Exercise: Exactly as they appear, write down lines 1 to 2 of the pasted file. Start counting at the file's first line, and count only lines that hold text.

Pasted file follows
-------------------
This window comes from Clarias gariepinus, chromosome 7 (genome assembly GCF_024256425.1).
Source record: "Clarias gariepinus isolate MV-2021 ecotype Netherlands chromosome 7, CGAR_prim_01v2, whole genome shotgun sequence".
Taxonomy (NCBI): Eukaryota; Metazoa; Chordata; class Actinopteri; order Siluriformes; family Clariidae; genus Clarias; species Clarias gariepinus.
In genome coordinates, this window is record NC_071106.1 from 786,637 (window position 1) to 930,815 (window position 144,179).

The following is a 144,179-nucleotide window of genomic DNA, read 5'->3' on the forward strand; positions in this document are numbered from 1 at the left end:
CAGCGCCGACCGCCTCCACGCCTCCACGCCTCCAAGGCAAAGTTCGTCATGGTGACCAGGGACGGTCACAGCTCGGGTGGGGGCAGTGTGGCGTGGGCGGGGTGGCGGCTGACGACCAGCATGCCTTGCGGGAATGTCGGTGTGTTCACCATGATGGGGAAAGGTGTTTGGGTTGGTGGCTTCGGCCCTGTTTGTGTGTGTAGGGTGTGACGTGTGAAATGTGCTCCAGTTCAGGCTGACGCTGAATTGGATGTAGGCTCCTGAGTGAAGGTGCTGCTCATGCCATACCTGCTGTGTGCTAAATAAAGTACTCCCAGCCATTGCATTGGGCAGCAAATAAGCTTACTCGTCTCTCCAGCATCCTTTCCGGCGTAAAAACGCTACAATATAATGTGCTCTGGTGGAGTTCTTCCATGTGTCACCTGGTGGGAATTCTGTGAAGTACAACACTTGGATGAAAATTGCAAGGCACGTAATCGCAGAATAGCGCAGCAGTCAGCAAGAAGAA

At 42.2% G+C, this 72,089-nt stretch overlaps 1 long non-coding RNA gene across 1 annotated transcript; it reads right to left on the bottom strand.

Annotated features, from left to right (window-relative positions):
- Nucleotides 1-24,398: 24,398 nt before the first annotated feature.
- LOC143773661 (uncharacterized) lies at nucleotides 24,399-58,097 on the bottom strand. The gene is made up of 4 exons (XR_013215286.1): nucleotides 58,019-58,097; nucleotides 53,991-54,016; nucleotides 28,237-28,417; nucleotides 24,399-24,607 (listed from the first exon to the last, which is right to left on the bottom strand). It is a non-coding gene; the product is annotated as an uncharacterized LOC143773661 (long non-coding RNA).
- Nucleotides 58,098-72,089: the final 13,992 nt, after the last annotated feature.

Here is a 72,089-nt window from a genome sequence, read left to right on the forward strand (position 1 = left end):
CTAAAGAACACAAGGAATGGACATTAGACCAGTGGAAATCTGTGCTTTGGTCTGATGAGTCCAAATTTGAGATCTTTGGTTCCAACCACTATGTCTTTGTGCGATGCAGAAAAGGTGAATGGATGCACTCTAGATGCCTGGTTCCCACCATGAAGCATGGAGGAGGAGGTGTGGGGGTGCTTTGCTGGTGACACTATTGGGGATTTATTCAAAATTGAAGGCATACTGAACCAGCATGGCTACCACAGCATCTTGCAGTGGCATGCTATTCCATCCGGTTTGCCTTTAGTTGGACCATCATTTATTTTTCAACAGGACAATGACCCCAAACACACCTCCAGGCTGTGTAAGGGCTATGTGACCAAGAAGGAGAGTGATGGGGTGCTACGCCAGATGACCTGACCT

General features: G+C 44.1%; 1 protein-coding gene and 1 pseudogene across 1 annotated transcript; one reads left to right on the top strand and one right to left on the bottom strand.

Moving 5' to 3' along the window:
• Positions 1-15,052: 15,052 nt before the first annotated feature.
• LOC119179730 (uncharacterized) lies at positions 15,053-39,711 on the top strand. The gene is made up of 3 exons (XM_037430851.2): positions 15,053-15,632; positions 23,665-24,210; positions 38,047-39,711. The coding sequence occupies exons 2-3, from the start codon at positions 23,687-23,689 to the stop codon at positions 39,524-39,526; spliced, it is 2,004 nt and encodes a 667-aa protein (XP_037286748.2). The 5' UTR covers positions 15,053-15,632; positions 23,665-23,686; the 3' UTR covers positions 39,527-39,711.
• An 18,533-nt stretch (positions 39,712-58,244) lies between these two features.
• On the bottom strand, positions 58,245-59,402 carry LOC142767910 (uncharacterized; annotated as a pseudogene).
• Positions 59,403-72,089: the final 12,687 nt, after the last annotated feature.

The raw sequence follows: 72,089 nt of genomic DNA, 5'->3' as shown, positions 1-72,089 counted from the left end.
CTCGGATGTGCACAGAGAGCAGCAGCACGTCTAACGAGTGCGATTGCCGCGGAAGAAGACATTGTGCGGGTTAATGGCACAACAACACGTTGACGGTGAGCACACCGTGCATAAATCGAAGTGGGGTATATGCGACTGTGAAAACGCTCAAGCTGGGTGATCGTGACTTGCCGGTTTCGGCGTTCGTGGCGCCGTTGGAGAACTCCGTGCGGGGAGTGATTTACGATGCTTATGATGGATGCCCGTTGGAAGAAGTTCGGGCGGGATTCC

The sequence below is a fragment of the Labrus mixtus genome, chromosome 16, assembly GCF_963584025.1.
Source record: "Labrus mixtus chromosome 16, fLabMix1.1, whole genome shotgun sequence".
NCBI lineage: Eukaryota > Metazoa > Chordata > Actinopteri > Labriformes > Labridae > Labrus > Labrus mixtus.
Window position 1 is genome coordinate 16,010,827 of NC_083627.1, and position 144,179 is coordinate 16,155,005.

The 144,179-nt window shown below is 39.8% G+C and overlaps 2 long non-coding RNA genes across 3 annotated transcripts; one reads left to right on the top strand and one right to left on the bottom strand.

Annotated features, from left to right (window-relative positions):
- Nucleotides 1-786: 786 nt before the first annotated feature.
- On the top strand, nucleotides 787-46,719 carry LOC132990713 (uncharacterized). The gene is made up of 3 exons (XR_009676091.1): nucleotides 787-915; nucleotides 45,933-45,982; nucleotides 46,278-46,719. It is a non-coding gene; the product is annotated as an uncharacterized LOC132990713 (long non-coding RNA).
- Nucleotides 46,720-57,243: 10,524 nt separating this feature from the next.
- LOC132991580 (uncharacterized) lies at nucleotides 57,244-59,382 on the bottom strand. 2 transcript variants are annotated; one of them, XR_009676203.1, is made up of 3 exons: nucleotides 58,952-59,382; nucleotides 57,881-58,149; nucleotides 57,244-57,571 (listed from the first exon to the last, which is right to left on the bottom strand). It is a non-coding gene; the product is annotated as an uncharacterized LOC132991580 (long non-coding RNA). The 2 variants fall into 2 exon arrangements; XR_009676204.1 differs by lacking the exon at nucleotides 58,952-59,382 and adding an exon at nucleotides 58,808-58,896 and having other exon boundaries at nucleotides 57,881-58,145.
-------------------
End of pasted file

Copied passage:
This window comes from Clarias gariepinus, chromosome 7 (genome assembly GCF_024256425.1).
Source record: "Clarias gariepinus isolate MV-2021 ecotype Netherlands chromosome 7, CGAR_prim_01v2, whole genome shotgun sequence".